But Mac Strann had no eye for any saving Dan Barry.
“Are you the creepin’, sneakin’ snake that done—this?”
“You got me figured right,” answered Dan coldly.
“Then, by God------” began the roaring voice of Mac, but Jerry Strann stirred wildly on the bed.
“Mac!” he called, “Mac!” His voice went suddenly horribly thick, a bubbling, liquid sound. “For God’s sake, Mac!”
He had reared himself up on one elbow, his arm stretched out to his brother. And a foam of crimson stood on his lips.
“Mac, don’t pull no gun! It was me that was in wrong!”
And then he fell back in the bed, and into the arms of Mac, who was beside him, moaning: “Buck up, Jerry. Talk to me, boy!”
“Mac, you’ve finished the job,” came the husky whisper.
Mac Strann raised his head, and his terrible eyes fixed upon Dan Barry. And there was no pity in the face of the other. The first threat had wiped every vestige of human tenderness out of his eyes, and now, with something like a sneer on his lips, and with a glimmer of yellow light in his eyes, he was backing towards the door, and noiselessly as a shadow he slipped out and was gone.
“A man talks because he’s drunk or lonesome; a girl talks because that’s her way of takin’ exercise.”
This was a maxim of Buck Daniels, and Buck Daniels knew a great deal about women, as many a school marm and many a rancher’s daughter of the mountain-desert could testify.
Also Buck Daniels said of women: “It ain’t what you say to ’em so much as the tune you put it to.”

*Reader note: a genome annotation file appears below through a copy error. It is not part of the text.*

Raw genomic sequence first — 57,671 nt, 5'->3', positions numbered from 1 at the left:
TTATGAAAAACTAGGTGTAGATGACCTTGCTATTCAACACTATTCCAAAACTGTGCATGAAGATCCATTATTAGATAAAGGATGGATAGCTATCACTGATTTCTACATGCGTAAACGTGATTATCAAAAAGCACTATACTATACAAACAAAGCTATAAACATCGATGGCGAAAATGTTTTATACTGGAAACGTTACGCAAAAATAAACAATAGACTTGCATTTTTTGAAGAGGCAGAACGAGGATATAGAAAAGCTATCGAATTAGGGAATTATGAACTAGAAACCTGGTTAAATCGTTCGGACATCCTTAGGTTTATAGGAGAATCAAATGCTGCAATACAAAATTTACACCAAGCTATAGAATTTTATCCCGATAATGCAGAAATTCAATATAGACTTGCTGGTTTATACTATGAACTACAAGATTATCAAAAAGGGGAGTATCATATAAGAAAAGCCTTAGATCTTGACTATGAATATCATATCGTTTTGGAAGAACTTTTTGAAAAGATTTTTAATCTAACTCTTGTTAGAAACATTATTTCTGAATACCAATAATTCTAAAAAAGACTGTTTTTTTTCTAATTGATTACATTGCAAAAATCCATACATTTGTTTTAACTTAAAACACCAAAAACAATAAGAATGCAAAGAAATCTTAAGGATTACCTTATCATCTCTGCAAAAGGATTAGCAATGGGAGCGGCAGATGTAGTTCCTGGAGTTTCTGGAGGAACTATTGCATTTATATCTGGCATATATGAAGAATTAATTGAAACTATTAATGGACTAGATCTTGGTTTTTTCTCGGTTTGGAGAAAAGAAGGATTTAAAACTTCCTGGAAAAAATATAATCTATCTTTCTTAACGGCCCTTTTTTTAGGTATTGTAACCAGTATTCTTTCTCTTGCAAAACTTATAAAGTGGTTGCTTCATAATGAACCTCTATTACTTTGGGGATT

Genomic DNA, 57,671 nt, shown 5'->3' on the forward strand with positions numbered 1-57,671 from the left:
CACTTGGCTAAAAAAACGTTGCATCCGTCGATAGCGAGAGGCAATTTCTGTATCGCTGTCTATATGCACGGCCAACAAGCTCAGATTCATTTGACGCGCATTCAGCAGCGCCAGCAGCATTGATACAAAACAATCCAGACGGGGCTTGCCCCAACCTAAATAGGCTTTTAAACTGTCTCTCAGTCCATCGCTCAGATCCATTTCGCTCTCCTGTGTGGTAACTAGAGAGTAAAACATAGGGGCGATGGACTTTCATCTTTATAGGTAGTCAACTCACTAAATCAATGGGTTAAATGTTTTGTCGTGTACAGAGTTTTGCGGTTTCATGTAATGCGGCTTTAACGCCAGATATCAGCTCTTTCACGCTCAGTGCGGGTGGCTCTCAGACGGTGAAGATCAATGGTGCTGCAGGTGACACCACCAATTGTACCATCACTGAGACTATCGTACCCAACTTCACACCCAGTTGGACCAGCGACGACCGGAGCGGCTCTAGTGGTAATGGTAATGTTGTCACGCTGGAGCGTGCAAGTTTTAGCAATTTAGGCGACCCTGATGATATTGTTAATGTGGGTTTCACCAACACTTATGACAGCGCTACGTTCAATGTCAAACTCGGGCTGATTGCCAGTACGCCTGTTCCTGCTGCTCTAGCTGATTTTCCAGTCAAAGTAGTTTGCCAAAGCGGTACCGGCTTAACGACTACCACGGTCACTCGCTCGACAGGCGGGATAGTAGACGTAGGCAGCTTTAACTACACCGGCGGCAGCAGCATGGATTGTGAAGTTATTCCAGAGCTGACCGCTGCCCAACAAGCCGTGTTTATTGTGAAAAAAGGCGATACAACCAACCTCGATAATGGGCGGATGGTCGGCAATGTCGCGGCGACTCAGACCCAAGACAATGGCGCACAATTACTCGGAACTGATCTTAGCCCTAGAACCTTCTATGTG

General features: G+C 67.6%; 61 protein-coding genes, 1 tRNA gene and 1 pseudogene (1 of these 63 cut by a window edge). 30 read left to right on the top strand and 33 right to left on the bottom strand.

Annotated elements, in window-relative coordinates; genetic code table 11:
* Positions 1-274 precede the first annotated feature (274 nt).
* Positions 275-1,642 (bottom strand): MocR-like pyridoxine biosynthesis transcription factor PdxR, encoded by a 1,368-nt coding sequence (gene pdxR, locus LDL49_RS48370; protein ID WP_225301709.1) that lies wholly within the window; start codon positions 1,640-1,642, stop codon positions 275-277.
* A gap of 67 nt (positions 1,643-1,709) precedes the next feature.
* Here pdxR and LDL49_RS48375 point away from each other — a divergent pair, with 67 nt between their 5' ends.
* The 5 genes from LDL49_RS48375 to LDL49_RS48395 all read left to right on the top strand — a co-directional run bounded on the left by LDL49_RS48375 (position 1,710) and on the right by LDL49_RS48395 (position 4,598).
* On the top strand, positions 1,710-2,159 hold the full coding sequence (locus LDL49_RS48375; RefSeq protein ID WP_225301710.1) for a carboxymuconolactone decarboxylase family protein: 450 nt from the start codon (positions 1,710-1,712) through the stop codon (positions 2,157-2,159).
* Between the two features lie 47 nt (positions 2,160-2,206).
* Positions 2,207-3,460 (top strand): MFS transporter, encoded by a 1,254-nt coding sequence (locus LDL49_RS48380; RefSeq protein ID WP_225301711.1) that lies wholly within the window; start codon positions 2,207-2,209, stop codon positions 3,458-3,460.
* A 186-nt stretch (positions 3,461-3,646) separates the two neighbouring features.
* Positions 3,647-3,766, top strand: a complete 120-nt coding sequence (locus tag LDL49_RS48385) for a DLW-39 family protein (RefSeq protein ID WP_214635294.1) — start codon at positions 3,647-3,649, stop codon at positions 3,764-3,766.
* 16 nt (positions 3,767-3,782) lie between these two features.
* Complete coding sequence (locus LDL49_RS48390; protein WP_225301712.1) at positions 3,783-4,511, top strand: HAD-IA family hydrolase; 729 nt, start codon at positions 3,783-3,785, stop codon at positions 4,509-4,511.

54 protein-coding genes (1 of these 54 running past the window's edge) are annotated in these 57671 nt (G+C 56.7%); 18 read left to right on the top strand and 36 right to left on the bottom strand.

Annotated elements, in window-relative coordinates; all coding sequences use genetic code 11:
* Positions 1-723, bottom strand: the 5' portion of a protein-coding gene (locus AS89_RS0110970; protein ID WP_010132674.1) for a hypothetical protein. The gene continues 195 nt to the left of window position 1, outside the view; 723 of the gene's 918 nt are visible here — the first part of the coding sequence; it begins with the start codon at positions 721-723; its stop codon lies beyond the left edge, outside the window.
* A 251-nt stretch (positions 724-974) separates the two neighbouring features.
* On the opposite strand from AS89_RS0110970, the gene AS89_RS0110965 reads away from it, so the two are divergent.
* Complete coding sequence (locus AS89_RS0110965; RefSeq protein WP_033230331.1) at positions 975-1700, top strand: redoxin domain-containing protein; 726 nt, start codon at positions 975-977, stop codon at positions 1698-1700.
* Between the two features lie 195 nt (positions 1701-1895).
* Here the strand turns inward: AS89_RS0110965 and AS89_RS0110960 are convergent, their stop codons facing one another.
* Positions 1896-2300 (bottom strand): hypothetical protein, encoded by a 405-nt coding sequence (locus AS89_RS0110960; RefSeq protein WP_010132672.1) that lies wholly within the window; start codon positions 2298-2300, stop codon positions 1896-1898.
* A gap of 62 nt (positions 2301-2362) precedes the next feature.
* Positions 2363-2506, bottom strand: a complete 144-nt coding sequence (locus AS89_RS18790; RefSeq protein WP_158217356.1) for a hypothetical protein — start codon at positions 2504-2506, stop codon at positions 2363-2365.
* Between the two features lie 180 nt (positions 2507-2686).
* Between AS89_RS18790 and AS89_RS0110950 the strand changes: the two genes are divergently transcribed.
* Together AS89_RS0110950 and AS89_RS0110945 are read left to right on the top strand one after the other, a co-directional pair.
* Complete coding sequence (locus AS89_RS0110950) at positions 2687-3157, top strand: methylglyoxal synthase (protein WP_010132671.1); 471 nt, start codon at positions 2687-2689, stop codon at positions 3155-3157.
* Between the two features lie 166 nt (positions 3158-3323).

Now he sat this day in O’Brien’s hotel dining-room. It was the lazy and idle hour between three and four in the afternoon, and since the men of the mountain-desert eat promptly at six, twelve, and six, there was not a soul in the room when he entered. Nor was there a hint of eating utensils on the tables. Nevertheless Buck Daniels was not dismayed. He selected a corner-table by instinct and smote upon the surface with the flat of his hand. It made a report like the spat of a forty-five; heavy footsteps approached, a door flung open, and a cross-eyed slattern stood in the opening. At the sight of Buck Daniels sitting with his hands on his hips and his sombrero pushed back to a good-natured distance on his head the lady puffed with rage.
“What in hell d’you think this is?” bellowed this gentle creature, and the tone echoed heavily back from all four walls. “You’re three hours late and you get no chuck here. On your way, stranger!”
Buck Daniels elevated himself slowly from the chair and stood at his full height. With a motion fully as deliberate he removed his sombrero and bowed to such a depth that the brim of the hat brushed the floor.
“Lady,” he said humbly, “I was thinkin’ that some gent run this here eatin’ place. Which if you’ll excuse me half a minute I’ll ramble outside and sluice off some of the dust. If I’d known you was here I wouldn’t of thought of comin’ in here like this.”